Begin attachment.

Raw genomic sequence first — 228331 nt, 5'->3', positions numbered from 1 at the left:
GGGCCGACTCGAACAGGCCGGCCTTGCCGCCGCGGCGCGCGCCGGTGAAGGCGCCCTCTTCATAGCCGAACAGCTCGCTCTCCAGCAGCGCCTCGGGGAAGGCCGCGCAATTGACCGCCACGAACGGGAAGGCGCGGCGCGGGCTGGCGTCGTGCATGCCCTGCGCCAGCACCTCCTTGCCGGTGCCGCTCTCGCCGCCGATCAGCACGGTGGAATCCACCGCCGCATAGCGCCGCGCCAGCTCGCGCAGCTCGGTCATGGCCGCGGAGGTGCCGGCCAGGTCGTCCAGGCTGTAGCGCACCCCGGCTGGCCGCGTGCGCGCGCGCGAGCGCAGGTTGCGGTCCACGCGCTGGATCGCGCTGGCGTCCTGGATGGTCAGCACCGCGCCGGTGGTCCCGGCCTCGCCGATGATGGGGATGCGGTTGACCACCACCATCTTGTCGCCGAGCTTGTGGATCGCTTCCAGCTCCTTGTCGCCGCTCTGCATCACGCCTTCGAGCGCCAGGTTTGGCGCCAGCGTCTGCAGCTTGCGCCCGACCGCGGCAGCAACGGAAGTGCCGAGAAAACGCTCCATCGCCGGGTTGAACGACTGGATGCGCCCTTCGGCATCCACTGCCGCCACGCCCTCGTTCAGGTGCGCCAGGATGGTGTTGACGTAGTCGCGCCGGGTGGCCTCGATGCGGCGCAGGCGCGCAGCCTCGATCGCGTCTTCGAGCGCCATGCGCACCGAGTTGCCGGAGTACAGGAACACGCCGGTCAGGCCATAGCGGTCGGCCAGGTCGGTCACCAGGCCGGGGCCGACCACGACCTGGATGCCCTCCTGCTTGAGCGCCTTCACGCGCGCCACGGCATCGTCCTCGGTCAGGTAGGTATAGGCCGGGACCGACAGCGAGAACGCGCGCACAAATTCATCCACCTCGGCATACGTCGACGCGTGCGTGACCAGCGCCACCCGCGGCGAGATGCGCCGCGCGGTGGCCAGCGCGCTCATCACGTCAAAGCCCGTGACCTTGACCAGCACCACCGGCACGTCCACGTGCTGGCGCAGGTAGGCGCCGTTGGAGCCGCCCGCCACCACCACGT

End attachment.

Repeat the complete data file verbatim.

Raw genomic sequence first — 228331 nt, 5'->3', positions numbered from 1 at the left:
GGGCCGACTCGAACAGGCCGGCCTTGCCGCCGCGGCGCGCGCCGGTGAAGGCGCCCTCTTCATAGCCGAACAGCTCGCTCTCCAGCAGCGCCTCGGGGAAGGCCGCGCAATTGACCGCCACGAACGGGAAGGCGCGGCGCGGGCTGGCGTCGTGCATGCCCTGCGCCAGCACCTCCTTGCCGGTGCCGCTCTCGCCGCCGATCAGCACGGTGGAATCCACCGCCGCATAGCGCCGCGCCAGCTCGCGCAGCTCGGTCATGGCCGCGGAGGTGCCGGCCAGGTCGTCCAGGCTGTAGCGCACCCCGGCTGGCCGCGTGCGCGCGCGCGAGCGCAGGTTGCGGTCCACGCGCTGGATCGCGCTGGCGTCCTGGATGGTCAGCACCGCGCCGGTGGTCCCGGCCTCGCCGATGATGGGGATGCGGTTGACCACCACCATCTTGTCGCCGAGCTTGTGGATCGCTTCCAGCTCCTTGTCGCCGCTCTGCATCACGCCTTCGAGCGCCAGGTTTGGCGCCAGCGTCTGCAGCTTGCGCCCGACCGCGGCAGCAACGGAAGTGCCGAGAAAACGCTCCATCGCCGGGTTGAACGACTGGATGCGCCCTTCGGCATCCACTGCCGCCACGCCCTCGTTCAGGTGCGCCAGGATGGTGTTGACGTAGTCGCGCCGGGTGGCCTCGATGCGGCGCAGGCGCGCAGCCTCGATCGCGTCTTCGAGCGCCATGCGCACCGAGTTGCCGGAGTACAGGAACACGCCGGTCAGGCCATAGCGGTCGGCCAGGTCGGTCACCAGGCCGGGGCCGACCACGACCTGGATGCCCTCCTGCTTGAGCGCCTTCACGCGCGCCACGGCATCGTCCTCGGTCAGGTAGGTATAGGCCGGGACCGACAGCGAGAACGCGCGCACAAATTCATCCACCTCGGCATACGTCGACGCGTGCGTGACCAGCGCCACCCGCGGCGAGATGCGCCGCGCGGTGGCCAGCGCGCTCATCACGTCAAAGCCCGTGACCTTGACCAGCACCACCGGCACGTCCACGTGCTGGCGCAGGTAGGCGCCGTTGGAGCCGCCCGCCACCACCACGT